Sunday, September 04, 2011

"The Debt" (2011) - Movie Review

Kidnapping and holding someone during the transition from one place to another is prone to failure. You can avoid talking with them, hide emotions but when there is humanity involved even in the deadliest of spies, there is always doors for intrusion from a character devilish to kill with no mercy and exposure for the sane. Something like that happens in “The Debt” and it never materializes for a clever mind game by the Nazi doctor the three Mossad agents capture and the tangled relationship in between the agents achieves no fruition for a drama.

What works right for the film are the intense scenes on how Rachel Singer (Jessica Chastain) gets the information on the Nazi Doctor Dieter Vogel (Jesper Christensen) and then orchestrates his kidnap along with her colleagues David (Sam Worthington) and commanding officer Stefan (Marton Csokas). The scenes are done with simple precision where we exactly know what is happening, at least most of the times which gets shuddered and blurred in the shaky cam craze that comes through in today’s thrillers.

The film goes back and forth between the 1997 old agents Rachel played by Helen Mirren, Tom Wilkinson as Stefan and Ciaran Hinds as David to their 1965 incident. I think the problem lies out there where I had hard time to transfer the emotions, pain and angst of Jessica Chastain’s Rachel to Helen Mirren’s. Granted that every one of us as a person change more than the physical appearance but the part that misses out here is that it does hold good that these two are same person and they have carried this secret despite the time it has travelled.

Rachel and David have romantic inclination as the rule dictates that women are attracted to mystical characters who keeps everything to themselves. The rules also dictate that women do crazy things when rejected by their love and the crazy thing here is Stefan. This triangle which bodes to be an underline becomes a side note. Rachel now old and divorced from Stefan has a daughter who has published a book on the heroics of her mom and dad along with David. In that it is said that Rachel killed the doctor in captive while attempting to escape making her a warrior and model figure for not alone her kid but also the country. There is obviously a notable secrecy in this version and that is the drive for the 1965 story.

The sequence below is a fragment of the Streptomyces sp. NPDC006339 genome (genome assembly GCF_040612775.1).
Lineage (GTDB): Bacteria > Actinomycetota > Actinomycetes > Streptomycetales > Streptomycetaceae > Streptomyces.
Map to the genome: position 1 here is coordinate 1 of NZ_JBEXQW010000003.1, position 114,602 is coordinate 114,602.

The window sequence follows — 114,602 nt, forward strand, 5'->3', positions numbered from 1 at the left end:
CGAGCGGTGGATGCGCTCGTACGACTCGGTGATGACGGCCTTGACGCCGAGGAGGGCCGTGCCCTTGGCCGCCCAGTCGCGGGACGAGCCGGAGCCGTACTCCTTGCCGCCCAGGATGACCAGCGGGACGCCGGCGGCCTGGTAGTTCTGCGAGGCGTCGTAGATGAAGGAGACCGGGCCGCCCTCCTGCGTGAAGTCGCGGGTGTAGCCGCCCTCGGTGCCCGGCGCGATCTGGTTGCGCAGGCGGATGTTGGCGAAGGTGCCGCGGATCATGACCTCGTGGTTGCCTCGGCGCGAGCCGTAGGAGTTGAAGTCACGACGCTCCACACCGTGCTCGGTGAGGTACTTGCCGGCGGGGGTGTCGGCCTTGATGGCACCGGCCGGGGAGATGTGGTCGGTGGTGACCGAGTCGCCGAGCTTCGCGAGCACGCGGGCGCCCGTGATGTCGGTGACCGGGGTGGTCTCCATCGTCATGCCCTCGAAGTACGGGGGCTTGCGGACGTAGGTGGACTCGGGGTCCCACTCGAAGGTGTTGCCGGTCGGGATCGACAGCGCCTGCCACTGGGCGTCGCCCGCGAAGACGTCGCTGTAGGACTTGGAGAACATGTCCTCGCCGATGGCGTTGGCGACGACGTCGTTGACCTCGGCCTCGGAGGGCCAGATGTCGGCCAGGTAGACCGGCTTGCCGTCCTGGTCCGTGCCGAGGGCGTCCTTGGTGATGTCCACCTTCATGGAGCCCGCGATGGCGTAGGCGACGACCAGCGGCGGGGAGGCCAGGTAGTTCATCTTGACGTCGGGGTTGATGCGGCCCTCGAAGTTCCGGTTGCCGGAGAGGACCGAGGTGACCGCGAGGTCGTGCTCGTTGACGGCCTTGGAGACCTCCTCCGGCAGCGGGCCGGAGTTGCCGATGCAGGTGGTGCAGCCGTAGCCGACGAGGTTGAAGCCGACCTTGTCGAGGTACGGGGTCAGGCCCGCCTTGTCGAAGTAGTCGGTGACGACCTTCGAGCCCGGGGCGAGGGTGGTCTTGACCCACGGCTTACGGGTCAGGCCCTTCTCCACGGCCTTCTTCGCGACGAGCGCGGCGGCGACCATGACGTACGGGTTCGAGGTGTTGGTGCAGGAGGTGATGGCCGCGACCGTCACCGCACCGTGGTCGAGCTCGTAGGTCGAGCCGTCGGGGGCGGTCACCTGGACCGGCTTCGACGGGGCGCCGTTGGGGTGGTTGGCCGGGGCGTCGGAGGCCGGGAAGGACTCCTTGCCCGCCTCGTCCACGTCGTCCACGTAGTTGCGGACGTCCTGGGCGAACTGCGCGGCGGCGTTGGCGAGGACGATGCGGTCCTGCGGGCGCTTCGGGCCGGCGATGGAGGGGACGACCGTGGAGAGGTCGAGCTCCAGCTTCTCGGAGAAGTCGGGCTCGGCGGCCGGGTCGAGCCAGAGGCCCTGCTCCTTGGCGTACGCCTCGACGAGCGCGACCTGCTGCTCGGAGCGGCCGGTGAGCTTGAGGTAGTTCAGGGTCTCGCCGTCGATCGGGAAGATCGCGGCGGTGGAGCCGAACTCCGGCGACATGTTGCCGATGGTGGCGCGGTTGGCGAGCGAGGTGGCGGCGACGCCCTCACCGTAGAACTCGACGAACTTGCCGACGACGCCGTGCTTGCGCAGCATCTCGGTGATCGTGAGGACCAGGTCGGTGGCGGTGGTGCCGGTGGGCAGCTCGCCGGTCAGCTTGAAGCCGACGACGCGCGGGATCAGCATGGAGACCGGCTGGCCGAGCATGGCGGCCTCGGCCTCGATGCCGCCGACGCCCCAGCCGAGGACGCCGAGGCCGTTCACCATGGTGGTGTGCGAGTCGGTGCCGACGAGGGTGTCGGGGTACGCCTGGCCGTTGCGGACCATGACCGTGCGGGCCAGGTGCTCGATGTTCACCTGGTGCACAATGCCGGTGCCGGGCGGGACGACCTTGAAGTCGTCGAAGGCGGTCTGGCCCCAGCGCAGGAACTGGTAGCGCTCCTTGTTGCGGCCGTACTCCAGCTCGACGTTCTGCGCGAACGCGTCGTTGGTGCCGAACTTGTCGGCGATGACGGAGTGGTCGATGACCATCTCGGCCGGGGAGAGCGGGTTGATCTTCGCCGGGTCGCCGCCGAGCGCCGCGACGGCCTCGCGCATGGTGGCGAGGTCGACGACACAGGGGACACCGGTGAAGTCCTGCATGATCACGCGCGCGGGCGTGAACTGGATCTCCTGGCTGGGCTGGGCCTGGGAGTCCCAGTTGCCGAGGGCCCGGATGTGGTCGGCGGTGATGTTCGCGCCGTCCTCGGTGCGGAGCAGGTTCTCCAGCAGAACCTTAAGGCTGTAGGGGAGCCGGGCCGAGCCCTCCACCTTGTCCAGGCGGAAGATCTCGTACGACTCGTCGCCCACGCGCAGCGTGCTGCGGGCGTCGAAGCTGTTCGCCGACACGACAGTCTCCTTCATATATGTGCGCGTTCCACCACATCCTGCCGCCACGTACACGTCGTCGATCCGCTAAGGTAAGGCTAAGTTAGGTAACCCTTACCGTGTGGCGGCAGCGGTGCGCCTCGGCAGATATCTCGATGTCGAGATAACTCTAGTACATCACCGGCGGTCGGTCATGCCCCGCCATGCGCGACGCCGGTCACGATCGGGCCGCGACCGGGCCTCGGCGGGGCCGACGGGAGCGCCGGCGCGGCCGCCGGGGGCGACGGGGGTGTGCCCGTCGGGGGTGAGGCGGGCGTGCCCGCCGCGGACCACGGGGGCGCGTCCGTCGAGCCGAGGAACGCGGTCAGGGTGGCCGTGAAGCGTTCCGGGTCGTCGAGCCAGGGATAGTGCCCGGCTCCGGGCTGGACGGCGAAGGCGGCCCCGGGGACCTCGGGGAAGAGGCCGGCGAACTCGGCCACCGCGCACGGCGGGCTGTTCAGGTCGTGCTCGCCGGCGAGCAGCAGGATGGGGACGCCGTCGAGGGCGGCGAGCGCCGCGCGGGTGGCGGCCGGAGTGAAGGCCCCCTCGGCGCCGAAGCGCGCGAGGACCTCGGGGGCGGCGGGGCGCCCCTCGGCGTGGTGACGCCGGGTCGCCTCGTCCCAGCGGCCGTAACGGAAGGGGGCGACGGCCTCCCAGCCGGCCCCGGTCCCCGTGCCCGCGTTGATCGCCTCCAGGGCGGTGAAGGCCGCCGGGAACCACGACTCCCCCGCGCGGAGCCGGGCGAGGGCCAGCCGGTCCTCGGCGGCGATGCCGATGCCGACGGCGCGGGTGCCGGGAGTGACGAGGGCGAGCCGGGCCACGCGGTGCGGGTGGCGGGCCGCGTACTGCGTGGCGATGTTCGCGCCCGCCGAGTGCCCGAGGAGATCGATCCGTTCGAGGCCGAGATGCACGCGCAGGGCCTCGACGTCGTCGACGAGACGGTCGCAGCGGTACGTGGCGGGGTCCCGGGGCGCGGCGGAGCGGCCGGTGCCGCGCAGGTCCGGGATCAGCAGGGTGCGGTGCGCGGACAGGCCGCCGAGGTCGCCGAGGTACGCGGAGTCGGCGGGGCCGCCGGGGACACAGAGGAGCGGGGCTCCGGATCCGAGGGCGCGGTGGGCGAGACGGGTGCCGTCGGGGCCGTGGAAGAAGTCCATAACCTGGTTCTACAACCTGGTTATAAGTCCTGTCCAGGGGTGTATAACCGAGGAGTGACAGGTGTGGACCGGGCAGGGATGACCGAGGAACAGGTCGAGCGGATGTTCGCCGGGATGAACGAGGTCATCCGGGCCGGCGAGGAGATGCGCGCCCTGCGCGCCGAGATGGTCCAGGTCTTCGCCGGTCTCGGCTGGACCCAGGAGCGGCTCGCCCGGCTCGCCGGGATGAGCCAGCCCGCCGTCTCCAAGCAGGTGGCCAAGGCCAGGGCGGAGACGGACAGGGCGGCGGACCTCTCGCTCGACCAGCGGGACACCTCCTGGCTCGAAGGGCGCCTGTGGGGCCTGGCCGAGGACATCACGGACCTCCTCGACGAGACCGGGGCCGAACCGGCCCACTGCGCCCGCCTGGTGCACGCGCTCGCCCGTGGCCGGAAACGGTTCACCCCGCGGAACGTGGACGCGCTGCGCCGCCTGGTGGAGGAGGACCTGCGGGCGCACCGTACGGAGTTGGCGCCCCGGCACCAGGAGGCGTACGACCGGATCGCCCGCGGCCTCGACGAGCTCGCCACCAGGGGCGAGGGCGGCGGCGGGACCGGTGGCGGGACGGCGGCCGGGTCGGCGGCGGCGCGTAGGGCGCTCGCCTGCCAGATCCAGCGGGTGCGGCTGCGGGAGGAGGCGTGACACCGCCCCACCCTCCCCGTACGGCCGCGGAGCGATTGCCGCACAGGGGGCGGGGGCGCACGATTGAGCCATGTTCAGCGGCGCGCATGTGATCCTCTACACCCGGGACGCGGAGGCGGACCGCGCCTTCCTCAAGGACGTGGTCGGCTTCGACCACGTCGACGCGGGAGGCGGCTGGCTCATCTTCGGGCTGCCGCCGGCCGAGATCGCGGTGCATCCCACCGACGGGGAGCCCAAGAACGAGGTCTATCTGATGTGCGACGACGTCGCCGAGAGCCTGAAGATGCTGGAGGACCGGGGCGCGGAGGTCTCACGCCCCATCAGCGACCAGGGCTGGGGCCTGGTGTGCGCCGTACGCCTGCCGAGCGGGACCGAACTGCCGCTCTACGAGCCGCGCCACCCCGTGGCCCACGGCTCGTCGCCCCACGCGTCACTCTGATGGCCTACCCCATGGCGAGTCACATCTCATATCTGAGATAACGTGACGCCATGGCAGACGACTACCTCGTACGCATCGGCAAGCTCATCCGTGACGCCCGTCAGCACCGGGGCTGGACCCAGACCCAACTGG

This is the part I liked wherein half of their mission goes well and the transportation fumbles into taking their target as a prisoner. As they force feed the monster and give him nothing but food, the patience wears off. There is no way they can transport him out to Israel and they cannot go outside as the police are on the hunt. This is the beauty of the predicament where not alone does the cruel doctor is a captive but these three within their apartment. As Vogel laughs, mocks and frustrates David and Stefan in not eating, Rachel comes like calm angel with anger in her eyes. Vogel simply eats with no question but I believe he has seen a possibility for his escape. He has broken the other two and he knows the girl is his key piece. This game plays quite well as he breaks Rachel and soon enough David. Yet there is no weight to this process. There is a missing piece that never gets placed back. Even after knowing the truth about the dark shadows in the eyes of the old agents, we feel there is something else that is not being said. I think we are not convinced, at least I was not.

Directed by John Madden, this is a remake of Israeli film of the same name. In fairness to the director, it has all the elements the film needs to have. A tight screenplay where no scene seems to be put out of place but “The Debt” lacks weight of the relationship between these three characters. Whenever there is a possibility of a completion of a relationship, it gets pulled off by turn of events that could have happened a while later giving more chance to understand the dynamics of these ties.

Jessica Chastain comes out marginally victorious despite the disconnection with the Helen Mirren’s version. She sticks to this character almost to the end but falters when she engulfs the glory that comes along with the lie. Why would she succumb to that while David cannot? She is introduced as this strong woman deeply fearful inside trying to find meaning in the life but David is the only one who seem to have the guilt and regret. “The Debt” is not technically flawed but its screenplay unfairly omits certain parts to complete these people that makes it a better thriller but an unconvincing drama.

Saturday, September 03, 2011

"Tree of Life" (2011) - Movie Review